Latin and Greek Texts: What Are We Reading in Schools and Universities?


Screen Shot 2015-05-07 at 17.05.20School and university curricula love Homer. This is a fact.You don’t need to be a student of Classics to know who Homer was and what he wrote. Even Hollywood is familiar with his Iliad and Odyssey. What I’m interested in finding out, however, is who else and what else we are reading during our Latin and Ancient Greek lessons, and furthermore, if every country studies the same texts.
To this end, I picked a sample of six countries, each boasting a relatively high number of students taking these subjects at various levels of proficiency. These are the USA, the UK, Germany, Croatia, Italy and Austria. For each I visited their Ministry of Education websites, secondary school examination board websites and many university Classics departmental pages. I emailed and waited. college-303428_640-300x224At last, I was able to compile a list of the top most read authors for each of these countries. Though fully aware that the information I gathered is only part of the puzzle, I also chose to make one list of the top three authors of Latin, and top three of Greek across all countries considered.

Here is what I found: in first and second place for Greek, was, of course, the beloved Homer – his epic poems narrating the events of the Trojan War and the return of Odysseus to Ithaca being favourites among readers; in third place we have the Histories by Herodotus – considered by many the founding work of history. For Latin the first place is awarded to Vergil’s Aeneid recounting the adventures of Aeneas following the war of Troy; second place goes to Catullus’ Poems about his hated and beloved Lesbia; in third place we have Ovid and his Metamorphoses. You may not be surprised by these findings, but you might be surprised to learn that, according to my research, the most studied Greek author in the USA is, in fact, not Homer, but Aristophanes and his comedies Frogs and Clouds. However, just as I thought that the Americans were having all the fun, I discovered that the number one Latin text read in colleges is the far more serious Confessions by Augustine. The UK and Germany, on the other hand, stick to tradition with Homer, Vergil and Ovid. Croatia and Austria enjoy Apollonius’ Argonautica for Greek, which tells the myth of the voyage of Jason and the Argonauts. My most unusual find is the Italian first choice of Greek text. The study reveals that, above all, Demosthenes is the Italian number one with On the Crown and the First Philippic. As regards Latin, Italy’s choice is Livy’s Ab Urbe Condita, a chronicle of ancient Rome.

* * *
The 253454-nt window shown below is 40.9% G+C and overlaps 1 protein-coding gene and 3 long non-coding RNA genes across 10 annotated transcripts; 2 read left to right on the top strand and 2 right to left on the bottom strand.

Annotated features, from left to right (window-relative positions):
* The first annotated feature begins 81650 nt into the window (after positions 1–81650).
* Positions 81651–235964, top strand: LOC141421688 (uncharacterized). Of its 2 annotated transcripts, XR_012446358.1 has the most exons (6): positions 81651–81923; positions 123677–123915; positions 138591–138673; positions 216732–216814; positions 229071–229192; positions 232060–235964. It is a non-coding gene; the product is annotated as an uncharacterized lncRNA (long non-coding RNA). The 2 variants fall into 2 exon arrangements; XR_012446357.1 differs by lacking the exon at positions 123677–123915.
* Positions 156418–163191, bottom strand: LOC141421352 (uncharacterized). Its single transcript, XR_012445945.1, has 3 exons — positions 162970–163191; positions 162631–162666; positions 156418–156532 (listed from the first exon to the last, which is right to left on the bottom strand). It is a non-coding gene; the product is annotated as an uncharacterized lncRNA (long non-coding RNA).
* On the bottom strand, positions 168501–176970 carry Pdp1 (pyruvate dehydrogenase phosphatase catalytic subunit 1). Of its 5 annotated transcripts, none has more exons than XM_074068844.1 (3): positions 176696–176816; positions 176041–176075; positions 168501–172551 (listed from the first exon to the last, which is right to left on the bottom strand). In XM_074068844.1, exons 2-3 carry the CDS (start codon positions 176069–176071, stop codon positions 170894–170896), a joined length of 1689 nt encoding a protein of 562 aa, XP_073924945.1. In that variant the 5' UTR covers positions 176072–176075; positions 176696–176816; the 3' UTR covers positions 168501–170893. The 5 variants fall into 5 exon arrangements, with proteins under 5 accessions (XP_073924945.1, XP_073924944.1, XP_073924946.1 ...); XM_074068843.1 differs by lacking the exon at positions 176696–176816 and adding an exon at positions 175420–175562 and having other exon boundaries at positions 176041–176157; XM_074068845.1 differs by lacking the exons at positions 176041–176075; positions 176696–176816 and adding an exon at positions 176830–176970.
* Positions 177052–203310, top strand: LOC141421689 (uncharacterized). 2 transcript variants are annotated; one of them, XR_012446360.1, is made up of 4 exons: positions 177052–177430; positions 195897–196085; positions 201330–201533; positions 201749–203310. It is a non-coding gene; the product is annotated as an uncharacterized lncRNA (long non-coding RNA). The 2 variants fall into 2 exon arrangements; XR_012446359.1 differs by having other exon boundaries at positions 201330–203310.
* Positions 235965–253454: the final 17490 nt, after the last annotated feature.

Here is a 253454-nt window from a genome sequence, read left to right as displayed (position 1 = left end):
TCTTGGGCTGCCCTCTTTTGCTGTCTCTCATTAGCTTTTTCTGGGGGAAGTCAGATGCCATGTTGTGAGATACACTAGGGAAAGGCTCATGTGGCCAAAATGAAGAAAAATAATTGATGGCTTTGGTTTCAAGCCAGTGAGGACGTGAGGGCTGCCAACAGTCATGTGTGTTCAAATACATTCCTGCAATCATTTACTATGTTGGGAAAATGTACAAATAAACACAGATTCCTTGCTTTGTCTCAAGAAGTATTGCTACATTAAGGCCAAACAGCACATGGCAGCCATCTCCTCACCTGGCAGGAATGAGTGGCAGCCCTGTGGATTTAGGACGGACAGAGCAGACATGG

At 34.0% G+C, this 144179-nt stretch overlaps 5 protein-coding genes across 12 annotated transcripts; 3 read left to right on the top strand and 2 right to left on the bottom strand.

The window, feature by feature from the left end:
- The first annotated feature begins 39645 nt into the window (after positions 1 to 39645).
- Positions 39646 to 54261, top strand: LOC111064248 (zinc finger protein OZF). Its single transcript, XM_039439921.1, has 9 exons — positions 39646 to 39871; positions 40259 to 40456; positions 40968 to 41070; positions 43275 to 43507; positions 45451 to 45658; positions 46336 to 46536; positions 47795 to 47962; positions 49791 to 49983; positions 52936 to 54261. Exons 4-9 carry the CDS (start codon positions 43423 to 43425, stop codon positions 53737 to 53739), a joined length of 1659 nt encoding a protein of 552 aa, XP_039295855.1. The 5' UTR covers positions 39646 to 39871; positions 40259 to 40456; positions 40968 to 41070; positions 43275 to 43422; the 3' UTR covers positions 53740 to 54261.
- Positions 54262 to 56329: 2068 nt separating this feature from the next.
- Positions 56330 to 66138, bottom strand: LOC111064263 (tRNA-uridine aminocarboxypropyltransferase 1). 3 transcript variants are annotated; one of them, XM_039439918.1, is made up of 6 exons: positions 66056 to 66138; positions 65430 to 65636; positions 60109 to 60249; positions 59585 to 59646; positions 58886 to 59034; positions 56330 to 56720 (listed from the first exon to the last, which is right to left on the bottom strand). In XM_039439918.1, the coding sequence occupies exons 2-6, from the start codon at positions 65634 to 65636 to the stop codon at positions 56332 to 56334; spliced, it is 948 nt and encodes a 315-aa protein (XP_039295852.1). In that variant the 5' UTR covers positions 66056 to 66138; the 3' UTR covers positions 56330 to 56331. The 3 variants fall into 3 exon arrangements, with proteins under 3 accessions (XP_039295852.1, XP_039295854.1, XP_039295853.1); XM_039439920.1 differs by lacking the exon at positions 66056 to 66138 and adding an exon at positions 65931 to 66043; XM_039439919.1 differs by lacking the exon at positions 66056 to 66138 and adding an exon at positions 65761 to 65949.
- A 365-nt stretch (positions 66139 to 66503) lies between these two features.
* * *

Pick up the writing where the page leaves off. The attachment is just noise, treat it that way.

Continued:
If you wish to take a closer look at these results, download the file below and tell me what you think by leaving a comment!

Click the link to Download the full report: Reading_List_Classics14

Article by Emily Franzini (@ Humboldt Chair of Digital Humanities, University of Leipzig)